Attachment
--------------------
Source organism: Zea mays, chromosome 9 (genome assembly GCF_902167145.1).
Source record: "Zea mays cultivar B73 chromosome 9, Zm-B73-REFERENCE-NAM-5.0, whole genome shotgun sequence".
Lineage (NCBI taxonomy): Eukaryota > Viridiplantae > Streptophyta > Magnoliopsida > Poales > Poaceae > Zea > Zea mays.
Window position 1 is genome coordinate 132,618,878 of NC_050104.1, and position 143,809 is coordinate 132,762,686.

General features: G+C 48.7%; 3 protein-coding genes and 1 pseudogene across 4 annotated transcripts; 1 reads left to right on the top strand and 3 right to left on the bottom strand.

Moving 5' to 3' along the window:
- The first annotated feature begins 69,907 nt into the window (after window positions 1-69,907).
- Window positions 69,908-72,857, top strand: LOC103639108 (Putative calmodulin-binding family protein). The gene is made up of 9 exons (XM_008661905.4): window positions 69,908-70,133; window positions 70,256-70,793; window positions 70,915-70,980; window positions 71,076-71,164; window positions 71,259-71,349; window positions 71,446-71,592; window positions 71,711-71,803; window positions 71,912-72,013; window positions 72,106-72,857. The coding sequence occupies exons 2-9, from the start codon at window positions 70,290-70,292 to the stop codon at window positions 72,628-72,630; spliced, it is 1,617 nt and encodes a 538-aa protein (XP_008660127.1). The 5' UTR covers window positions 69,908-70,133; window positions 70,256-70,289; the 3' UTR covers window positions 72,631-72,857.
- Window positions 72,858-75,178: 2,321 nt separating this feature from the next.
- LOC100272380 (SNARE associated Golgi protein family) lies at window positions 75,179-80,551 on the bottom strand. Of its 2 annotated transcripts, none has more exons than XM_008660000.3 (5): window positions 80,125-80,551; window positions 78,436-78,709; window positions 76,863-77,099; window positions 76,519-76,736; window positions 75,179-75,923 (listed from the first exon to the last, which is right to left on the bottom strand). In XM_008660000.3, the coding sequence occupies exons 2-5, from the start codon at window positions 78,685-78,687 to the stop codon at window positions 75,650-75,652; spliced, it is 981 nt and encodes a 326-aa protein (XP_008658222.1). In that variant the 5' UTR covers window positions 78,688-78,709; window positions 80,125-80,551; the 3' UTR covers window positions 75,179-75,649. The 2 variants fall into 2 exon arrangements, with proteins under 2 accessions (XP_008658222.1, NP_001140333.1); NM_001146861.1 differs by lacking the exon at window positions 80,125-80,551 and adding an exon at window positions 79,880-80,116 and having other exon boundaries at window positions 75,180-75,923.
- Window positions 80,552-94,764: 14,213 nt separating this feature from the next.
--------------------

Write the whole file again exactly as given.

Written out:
Source organism: Zea mays, chromosome 9 (genome assembly GCF_902167145.1).
Source record: "Zea mays cultivar B73 chromosome 9, Zm-B73-REFERENCE-NAM-5.0, whole genome shotgun sequence".
Lineage (NCBI taxonomy): Eukaryota > Viridiplantae > Streptophyta > Magnoliopsida > Poales > Poaceae > Zea > Zea mays.
Window position 1 is genome coordinate 132,618,878 of NC_050104.1, and position 143,809 is coordinate 132,762,686.

General features: G+C 48.7%; 3 protein-coding genes and 1 pseudogene across 4 annotated transcripts; 1 reads left to right on the top strand and 3 right to left on the bottom strand.

Moving 5' to 3' along the window:
- The first annotated feature begins 69,907 nt into the window (after window positions 1-69,907).
- Window positions 69,908-72,857, top strand: LOC103639108 (Putative calmodulin-binding family protein). The gene is made up of 9 exons (XM_008661905.4): window positions 69,908-70,133; window positions 70,256-70,793; window positions 70,915-70,980; window positions 71,076-71,164; window positions 71,259-71,349; window positions 71,446-71,592; window positions 71,711-71,803; window positions 71,912-72,013; window positions 72,106-72,857. The coding sequence occupies exons 2-9, from the start codon at window positions 70,290-70,292 to the stop codon at window positions 72,628-72,630; spliced, it is 1,617 nt and encodes a 538-aa protein (XP_008660127.1). The 5' UTR covers window positions 69,908-70,133; window positions 70,256-70,289; the 3' UTR covers window positions 72,631-72,857.
- Window positions 72,858-75,178: 2,321 nt separating this feature from the next.
- LOC100272380 (SNARE associated Golgi protein family) lies at window positions 75,179-80,551 on the bottom strand. Of its 2 annotated transcripts, none has more exons than XM_008660000.3 (5): window positions 80,125-80,551; window positions 78,436-78,709; window positions 76,863-77,099; window positions 76,519-76,736; window positions 75,179-75,923 (listed from the first exon to the last, which is right to left on the bottom strand). In XM_008660000.3, the coding sequence occupies exons 2-5, from the start codon at window positions 78,685-78,687 to the stop codon at window positions 75,650-75,652; spliced, it is 981 nt and encodes a 326-aa protein (XP_008658222.1). In that variant the 5' UTR covers window positions 78,688-78,709; window positions 80,125-80,551; the 3' UTR covers window positions 75,179-75,649. The 2 variants fall into 2 exon arrangements, with proteins under 2 accessions (XP_008658222.1, NP_001140333.1); NM_001146861.1 differs by lacking the exon at window positions 80,125-80,551 and adding an exon at window positions 79,880-80,116 and having other exon boundaries at window positions 75,180-75,923.
- Window positions 80,552-94,764: 14,213 nt separating this feature from the next.